PAI-012: RGB LED driven by sound analysis

This project, unlike the first, uses the audio  data captured by the microphone and transforms them into signals to activate / turn off the RGB LED on board the board.

Also in this project we will use, the PDM library (Pulse Density Modulation) to transform the analog signal coming from the MP34DT05 microphone  into states (HIGH or LOW) for PIN 22, 23 and 24.

The sketch to use is as follows:

Once the sketch has been loaded and the port to which the Nano BLE Sense is connected has been changed, open the Serial Plotter and you will be shown in graphic form the readings of the microphone, at the same time the RGB LED will vary the color according to these values.

However, the video of the project shows everything in detail.

Sketch analysis of Project AI-012 – RGB LED driven by sound analysis

As you can see from the sketch, the reference library is the PDM.h, there are instructions that can change the configuration parameters:

  PDM.setGain(30);  // come settare il guadagno, di default è 20

  PDM.begin (1, 16000) //come settare nel caso di mono mode e campionamento a 16kHz

The BLE module in Arduino Nano 33 BLE Sense

First of all, BLE stands for Bluetooth® Low Energy, that is, it is a type of short-range wireless communication, different, in terms of functionality, from classic Bluetooth® (and therefore not compatible), created to allow communication between small electronic devices with low energy consumption. This type of communication was therefore born specifically as an alternative to classic Bluetooth® for reasons of energy saving.

Devices that have Bluetooth® 4.0 or higher, can communicate both via classic Bluetooth®  and in BLE.

Bluetooth® communication is a vast world and to explain it appropriately would require a specific course (maybe I will do it later 🙂 )  so I will limit myself to giving only intuitive indications  on how to work and how to use it in the projects of our interest, leaving to you the insights, if necessary, which can be easily found on the internet.

First of all, the devices connected via BLE form a network called “piconet” and they can perform functions of Central Unit (called Master or even Server) and Peripheral Units (called Slave or even Client).  What defines whether a device is behaving as a Server or a Client is who of the two devices makes their Services available.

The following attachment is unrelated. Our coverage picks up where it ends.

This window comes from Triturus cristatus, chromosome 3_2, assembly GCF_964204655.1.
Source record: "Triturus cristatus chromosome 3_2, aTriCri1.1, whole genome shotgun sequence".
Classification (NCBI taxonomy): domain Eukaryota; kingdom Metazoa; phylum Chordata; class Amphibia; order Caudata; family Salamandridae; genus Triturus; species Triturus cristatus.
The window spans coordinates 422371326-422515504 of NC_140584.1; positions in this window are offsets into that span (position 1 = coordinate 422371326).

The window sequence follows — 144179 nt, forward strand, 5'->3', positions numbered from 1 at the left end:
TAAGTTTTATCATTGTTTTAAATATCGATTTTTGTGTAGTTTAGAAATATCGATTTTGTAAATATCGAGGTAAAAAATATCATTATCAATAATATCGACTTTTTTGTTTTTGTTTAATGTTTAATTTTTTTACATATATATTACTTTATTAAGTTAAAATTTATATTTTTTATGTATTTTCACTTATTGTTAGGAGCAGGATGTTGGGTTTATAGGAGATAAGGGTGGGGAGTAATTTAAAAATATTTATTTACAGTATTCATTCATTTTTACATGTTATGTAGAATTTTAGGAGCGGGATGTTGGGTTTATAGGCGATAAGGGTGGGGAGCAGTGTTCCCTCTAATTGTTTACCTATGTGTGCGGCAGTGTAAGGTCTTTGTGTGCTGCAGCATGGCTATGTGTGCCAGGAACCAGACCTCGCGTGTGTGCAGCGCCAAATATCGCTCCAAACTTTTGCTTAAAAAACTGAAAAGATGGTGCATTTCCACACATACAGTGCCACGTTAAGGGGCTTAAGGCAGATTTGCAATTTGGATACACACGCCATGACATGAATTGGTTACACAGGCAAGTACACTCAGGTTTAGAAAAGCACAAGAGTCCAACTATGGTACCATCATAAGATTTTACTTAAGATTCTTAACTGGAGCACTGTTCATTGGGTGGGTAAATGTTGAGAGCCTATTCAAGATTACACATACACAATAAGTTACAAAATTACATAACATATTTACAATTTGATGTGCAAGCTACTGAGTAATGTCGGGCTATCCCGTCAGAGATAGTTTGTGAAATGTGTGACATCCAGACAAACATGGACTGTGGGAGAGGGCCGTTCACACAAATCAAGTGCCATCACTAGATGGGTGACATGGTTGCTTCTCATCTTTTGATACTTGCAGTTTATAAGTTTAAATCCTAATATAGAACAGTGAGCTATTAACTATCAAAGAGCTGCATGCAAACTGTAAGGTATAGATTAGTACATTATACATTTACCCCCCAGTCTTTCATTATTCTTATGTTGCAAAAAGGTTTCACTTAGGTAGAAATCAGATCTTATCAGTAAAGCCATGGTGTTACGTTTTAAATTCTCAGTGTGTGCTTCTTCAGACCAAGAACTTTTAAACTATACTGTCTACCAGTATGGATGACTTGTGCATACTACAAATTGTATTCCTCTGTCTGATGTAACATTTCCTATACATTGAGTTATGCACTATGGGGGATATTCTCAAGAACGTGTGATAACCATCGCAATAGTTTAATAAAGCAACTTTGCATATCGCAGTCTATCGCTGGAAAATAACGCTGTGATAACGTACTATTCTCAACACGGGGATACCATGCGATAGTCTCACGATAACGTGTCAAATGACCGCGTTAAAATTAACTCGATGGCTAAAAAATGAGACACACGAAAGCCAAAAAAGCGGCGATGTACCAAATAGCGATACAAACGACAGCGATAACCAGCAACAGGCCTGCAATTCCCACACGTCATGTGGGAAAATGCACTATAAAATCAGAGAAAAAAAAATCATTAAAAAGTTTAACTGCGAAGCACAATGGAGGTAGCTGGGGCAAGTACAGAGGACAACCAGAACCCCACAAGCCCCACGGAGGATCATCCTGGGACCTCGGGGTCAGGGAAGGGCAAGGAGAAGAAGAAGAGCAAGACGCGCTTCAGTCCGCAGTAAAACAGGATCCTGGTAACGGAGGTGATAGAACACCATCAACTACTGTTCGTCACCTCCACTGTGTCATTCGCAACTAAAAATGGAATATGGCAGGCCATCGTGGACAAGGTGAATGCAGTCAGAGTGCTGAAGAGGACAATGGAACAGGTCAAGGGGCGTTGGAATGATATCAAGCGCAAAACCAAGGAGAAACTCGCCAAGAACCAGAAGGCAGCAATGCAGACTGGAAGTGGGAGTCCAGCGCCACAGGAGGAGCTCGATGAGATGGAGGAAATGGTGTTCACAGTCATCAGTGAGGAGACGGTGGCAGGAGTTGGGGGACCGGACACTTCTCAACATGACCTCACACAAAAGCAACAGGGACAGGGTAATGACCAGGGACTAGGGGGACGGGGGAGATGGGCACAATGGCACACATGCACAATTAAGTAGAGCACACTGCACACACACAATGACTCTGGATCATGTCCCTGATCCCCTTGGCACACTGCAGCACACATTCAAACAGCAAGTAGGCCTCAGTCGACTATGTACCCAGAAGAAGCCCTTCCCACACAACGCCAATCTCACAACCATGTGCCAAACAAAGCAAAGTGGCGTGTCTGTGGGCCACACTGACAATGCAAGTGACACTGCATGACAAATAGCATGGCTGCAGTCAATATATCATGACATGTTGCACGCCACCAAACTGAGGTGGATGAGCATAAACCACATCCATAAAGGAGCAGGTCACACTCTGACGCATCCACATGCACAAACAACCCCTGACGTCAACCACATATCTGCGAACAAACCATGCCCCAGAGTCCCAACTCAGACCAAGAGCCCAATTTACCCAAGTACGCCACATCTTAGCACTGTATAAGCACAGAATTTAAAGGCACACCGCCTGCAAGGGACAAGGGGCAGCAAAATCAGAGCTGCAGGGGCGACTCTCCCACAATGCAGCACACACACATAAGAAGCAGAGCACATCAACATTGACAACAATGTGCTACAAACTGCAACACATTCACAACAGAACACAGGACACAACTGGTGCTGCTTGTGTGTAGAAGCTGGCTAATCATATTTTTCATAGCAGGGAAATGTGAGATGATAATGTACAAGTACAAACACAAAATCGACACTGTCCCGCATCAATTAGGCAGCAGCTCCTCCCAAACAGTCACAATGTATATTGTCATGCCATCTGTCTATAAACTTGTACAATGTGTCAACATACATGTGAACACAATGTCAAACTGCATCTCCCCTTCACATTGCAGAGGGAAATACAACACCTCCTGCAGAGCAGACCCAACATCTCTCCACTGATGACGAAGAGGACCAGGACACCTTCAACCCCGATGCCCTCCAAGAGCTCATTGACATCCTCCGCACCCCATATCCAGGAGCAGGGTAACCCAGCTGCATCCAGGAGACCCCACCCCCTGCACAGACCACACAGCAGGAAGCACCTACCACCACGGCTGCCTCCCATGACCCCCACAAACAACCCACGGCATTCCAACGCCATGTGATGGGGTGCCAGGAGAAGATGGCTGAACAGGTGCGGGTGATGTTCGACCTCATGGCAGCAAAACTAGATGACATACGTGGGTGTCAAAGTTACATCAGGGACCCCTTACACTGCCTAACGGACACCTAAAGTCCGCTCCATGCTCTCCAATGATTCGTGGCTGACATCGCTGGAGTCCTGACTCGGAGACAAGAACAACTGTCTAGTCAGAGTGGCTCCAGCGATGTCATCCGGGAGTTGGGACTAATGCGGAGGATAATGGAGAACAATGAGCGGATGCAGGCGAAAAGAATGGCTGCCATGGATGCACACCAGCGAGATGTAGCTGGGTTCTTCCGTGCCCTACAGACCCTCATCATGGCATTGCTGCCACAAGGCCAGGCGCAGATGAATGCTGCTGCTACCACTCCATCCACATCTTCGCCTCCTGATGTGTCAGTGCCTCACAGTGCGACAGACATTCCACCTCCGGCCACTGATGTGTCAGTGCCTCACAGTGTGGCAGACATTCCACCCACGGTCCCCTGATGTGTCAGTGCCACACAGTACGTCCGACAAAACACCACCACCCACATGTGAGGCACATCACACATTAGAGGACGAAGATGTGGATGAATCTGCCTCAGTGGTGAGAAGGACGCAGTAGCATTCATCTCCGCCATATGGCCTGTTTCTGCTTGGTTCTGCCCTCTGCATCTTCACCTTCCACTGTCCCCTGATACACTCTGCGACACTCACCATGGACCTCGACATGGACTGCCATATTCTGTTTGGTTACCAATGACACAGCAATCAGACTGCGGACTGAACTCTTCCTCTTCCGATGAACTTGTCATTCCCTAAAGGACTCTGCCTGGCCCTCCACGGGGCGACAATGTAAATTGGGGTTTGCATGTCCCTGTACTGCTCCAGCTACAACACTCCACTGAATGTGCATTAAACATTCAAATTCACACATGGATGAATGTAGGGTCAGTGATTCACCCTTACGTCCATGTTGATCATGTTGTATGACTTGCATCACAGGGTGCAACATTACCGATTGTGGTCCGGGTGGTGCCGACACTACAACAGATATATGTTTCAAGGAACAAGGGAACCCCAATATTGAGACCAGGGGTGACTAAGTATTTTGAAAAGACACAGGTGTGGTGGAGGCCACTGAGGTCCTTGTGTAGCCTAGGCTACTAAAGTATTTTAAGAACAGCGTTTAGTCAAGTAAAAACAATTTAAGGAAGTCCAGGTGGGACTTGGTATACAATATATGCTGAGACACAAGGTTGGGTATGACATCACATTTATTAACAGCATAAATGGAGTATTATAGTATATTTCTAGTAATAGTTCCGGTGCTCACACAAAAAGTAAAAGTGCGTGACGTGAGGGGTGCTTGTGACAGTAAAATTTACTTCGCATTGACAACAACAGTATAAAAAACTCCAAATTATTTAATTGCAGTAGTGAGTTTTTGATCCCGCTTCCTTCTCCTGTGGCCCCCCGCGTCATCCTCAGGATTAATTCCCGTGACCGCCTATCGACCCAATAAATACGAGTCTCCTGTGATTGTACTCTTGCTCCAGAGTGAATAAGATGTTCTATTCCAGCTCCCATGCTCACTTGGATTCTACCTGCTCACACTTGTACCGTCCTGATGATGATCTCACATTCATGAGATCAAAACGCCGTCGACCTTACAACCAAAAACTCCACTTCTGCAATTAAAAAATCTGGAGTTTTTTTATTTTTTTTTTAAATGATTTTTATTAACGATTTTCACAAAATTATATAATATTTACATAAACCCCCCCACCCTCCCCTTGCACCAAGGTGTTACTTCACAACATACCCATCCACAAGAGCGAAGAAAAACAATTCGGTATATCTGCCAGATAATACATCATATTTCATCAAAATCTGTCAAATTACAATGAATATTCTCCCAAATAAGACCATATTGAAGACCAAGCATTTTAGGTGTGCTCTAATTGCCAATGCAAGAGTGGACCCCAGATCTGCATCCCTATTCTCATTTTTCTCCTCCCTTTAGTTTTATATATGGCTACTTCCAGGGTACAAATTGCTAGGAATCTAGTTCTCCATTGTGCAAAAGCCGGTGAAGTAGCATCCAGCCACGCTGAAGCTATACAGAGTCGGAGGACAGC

Within the Services there are the Characteristics of the Service, an example of services and characteristics is the detection of the Temperature and Humidity that the HTS221 sensor of the Nano BLE Sense can return as information, but also the detection of gestures, or colors or proximity through the  APDS9960 sensor. In this case the availability of the sensor is called service and the measurement of temperature and humidity are characteristic

Quindi, in this case, the board makes available its services, as Servers, and those who request them, such services, is called Client.


Each service, but also the features, has a unique identification code called UUID. This code, for official Bluetooth-specific®  services  , can be 16-bit long or 32-bit, while unofficial Bluetooth® services  (i.e. those that we can develop arbitrarily) are 128 bits long. UUIDs can be created, in this case, randomly. A Prophile is a group of services that contains multiple features.

The type of BLE communication between two devices is based on three types of actions: Read, Write and Notification.

This communication is activated only on specific events and is deactivated immediately after finishing the action (this is the main reason why there is a strong energy saving).

Let’s take an example to better understand what it means to Read, Write and Notify taking as a reference  a piconet formed by a smartphone and by our Arduino Nano 33

We represent the three actions with images:

Reading Action

The smartphone asks the Nano to receive the temperature reading that the sensor on board the board is detecting at that time. The Nano is activated and transmits the required information.

Writing Action

The smartphone asks the Nano to place one of its digital PINs in  LOW status.  The Nano is activated and places the digital PIN in a LOW state.

Notification Action

The smartphone sends information to the Nano, for  example, about its battery status.

To better understand BLE communication, we carry out the following project, but first you need to download the appropriate library in the Arduino IDE.

Open the Arduino IDE, click on Library Management Tools…, the Library Manager window appears and type in the search bar “ArduinoBLE“:

Proceed with the installation of the Library by clicking on “Istalla”.

  As for our smartphone, it is necessary to install the LightBlue application to access the service and the expected features.

You can download the Iphone App  at: LightBlue for Iphone

You can download the Android App at: LightBlue per Android

PAI-013: Nano RGB LED switching on via Iphone

Once you open the Arduino IDE, type the following sketch:

Once the sketch is loaded and the communication port between the PC and the board has been changed, moving from the writing to the reading port, you can open the serial monitor, at this point the board is visible to all devices with the BLE active. By scanning the devices on the phone app you can connect the Nano to your smartphone.  Through the App at this point it is possible to give instructions to the Nano. More details are shown in the video-project.

Sketch analysis of Project AI-013 – Nano RGB LED switching on via Iphone

After including the library “ArduinoBLE.h” in the sketch, in the service function “ledService()” the argument to be inserted is “180A” which indicates “Device information” [this is an official UUID], while in the function “switchCharacteristic()” the argument to be inserted is ” 2A57″ which indicates “Digital Output”.

In the function “BLE.setLocalName()” we must change the name to “Nano 33 BLE Sense” to identify the card we are using.

The rest of the sketch are instructions and known functions so I invite you to go and read the Arduino Basic Course.